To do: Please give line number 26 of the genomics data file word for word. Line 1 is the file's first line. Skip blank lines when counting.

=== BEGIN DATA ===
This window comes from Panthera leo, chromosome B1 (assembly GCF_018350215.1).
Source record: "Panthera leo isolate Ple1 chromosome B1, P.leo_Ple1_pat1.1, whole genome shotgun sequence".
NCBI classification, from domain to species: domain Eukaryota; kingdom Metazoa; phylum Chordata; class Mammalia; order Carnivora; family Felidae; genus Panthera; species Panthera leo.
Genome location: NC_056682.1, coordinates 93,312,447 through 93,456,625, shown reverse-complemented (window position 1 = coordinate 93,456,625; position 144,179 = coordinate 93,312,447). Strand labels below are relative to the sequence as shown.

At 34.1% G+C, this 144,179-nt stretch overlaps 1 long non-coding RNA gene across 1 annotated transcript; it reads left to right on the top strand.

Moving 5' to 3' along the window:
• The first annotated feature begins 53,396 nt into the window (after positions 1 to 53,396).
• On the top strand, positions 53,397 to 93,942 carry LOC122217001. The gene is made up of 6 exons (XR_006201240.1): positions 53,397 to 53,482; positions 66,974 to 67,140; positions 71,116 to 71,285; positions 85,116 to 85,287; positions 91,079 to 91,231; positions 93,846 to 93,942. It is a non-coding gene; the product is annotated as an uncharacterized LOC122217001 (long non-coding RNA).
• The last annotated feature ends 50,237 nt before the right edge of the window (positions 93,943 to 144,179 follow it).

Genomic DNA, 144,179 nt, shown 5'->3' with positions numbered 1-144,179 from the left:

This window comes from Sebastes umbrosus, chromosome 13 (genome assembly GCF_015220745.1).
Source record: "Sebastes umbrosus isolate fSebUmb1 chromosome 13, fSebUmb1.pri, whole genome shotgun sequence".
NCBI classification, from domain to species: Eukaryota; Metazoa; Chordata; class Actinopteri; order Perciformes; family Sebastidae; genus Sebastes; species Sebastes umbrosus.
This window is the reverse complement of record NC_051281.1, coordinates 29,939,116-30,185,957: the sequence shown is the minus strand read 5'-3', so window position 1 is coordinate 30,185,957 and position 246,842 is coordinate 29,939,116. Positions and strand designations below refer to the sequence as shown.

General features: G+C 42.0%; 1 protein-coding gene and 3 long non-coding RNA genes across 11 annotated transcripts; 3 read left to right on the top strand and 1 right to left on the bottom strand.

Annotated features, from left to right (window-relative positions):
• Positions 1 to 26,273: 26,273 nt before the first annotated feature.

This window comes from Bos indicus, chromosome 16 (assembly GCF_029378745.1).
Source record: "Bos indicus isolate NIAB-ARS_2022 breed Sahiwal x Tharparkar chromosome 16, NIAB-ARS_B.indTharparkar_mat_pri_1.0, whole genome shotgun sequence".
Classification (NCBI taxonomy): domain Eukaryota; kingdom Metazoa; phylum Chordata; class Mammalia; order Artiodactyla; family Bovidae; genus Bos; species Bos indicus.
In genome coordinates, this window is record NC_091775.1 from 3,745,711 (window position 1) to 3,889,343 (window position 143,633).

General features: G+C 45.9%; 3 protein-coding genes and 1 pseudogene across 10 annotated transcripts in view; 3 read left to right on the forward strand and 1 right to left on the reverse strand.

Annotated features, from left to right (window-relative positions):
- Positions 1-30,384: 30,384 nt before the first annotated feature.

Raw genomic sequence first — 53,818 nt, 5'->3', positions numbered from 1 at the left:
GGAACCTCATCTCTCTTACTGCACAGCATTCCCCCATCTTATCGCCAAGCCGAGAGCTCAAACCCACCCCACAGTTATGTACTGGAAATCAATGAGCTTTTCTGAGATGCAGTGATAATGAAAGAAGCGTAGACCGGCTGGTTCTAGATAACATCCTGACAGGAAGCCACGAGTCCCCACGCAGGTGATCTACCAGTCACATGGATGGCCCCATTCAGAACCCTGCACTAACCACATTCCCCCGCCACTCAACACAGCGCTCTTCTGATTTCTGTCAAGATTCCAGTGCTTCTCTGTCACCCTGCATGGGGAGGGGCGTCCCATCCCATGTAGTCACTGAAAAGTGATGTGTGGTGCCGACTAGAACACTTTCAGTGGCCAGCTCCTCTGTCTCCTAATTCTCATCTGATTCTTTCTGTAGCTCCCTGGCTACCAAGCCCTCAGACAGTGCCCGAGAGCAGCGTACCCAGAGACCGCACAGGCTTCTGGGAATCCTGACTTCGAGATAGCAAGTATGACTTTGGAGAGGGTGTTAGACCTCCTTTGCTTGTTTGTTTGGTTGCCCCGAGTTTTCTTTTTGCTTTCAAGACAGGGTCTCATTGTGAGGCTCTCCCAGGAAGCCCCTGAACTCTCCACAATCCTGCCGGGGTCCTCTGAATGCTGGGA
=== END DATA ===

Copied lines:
GGAACCTCATCTCTCTTACTGCACAGCATTCCCCCATCTTATCGCCAAGCCGAGAGCTCAAACCCACCCCACAGTTATGTACTGGAAATCAATGAGCTTTTCTGAGATGCAGTGATAATGAAAGAAGCGTAGACCGGCTGGTTCTAGATAACATCCTGACAGGAAGCCACGAGTCCCCACGCAGGTGATCTACCAGTCACATGGATGGCCCCATTCAGAACCCTGCACTAACCACATTCCCCCGCCACTCAACACAGCGCTCTTCTGATTTCTGTCAAGATTCCAGTGCTTCTCTGTCACCCTGCATGGGGAGGGGCGTCCCATCCCATGTAGTCACTGAAAAGTGATGTGTGGTGCCGACTAGAACACTTTCAGTGGCCAGCTCCTCTGTCTCCTAATTCTCATCTGATTCTTTCTGTAGCTCCCTGGCTACCAAGCCCTCAGACAGTGCCCGAGAGCAGCGTACCCAGAGACCGCACAGGCTTCTGGGAATCCTGACTTCGAGATAGCAAGTATGACTTTGGAGAGGGTGTTAGACCTCCTTTGCTTGTTTGTTTGGTTGCCCCGAGTTTTCTTTTTGCTTTCAAGACAGGGTCTCATTGTGAGGCTCTCCCAGGAAGCCCCTGAACTCTCCACAATCCTGCCGGGGTCCTCTGAATGCTGGGA